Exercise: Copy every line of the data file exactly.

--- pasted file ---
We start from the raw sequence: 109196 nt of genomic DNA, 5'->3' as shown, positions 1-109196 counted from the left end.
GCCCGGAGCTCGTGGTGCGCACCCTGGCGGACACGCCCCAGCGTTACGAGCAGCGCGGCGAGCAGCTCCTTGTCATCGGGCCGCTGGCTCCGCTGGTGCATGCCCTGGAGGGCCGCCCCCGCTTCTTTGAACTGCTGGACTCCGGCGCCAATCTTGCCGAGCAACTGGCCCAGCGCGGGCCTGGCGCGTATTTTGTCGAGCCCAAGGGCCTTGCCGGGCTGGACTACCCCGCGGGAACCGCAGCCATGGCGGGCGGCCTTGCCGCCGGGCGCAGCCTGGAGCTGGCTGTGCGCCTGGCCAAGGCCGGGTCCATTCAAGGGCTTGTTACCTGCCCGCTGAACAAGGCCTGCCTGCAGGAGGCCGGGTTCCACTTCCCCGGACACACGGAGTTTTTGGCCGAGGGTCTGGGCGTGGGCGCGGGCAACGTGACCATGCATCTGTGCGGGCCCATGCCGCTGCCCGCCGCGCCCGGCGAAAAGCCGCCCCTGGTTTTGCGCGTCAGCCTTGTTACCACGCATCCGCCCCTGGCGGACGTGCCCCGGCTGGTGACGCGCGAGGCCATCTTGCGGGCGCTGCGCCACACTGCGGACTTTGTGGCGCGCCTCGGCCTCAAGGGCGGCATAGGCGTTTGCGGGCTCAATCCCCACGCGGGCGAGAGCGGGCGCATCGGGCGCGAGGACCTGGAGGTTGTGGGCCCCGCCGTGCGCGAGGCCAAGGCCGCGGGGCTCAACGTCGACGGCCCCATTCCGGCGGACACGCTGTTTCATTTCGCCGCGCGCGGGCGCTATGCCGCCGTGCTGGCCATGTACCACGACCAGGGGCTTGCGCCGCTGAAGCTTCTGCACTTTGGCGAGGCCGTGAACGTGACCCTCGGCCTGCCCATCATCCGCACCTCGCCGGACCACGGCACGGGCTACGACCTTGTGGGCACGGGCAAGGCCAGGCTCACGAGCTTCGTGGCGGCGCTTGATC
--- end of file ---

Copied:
We start from the raw sequence: 109196 nt of genomic DNA, 5'->3' as shown, positions 1-109196 counted from the left end.
GCCCGGAGCTCGTGGTGCGCACCCTGGCGGACACGCCCCAGCGTTACGAGCAGCGCGGCGAGCAGCTCCTTGTCATCGGGCCGCTGGCTCCGCTGGTGCATGCCCTGGAGGGCCGCCCCCGCTTCTTTGAACTGCTGGACTCCGGCGCCAATCTTGCCGAGCAACTGGCCCAGCGCGGGCCTGGCGCGTATTTTGTCGAGCCCAAGGGCCTTGCCGGGCTGGACTACCCCGCGGGAACCGCAGCCATGGCGGGCGGCCTTGCCGCCGGGCGCAGCCTGGAGCTGGCTGTGCGCCTGGCCAAGGCCGGGTCCATTCAAGGGCTTGTTACCTGCCCGCTGAACAAGGCCTGCCTGCAGGAGGCCGGGTTCCACTTCCCCGGACACACGGAGTTTTTGGCCGAGGGTCTGGGCGTGGGCGCGGGCAACGTGACCATGCATCTGTGCGGGCCCATGCCGCTGCCCGCCGCGCCCGGCGAAAAGCCGCCCCTGGTTTTGCGCGTCAGCCTTGTTACCACGCATCCGCCCCTGGCGGACGTGCCCCGGCTGGTGACGCGCGAGGCCATCTTGCGGGCGCTGCGCCACACTGCGGACTTTGTGGCGCGCCTCGGCCTCAAGGGCGGCATAGGCGTTTGCGGGCTCAATCCCCACGCGGGCGAGAGCGGGCGCATCGGGCGCGAGGACCTGGAGGTTGTGGGCCCCGCCGTGCGCGAGGCCAAGGCCGCGGGGCTCAACGTCGACGGCCCCATTCCGGCGGACACGCTGTTTCATTTCGCCGCGCGCGGGCGCTATGCCGCCGTGCTGGCCATGTACCACGACCAGGGGCTTGCGCCGCTGAAGCTTCTGCACTTTGGCGAGGCCGTGAACGTGACCCTCGGCCTGCCCATCATCCGCACCTCGCCGGACCACGGCACGGGCTACGACCTTGTGGGCACGGGCAAGGCCAGGCTCACGAGCTTCGTGGCGGCGCTTGATC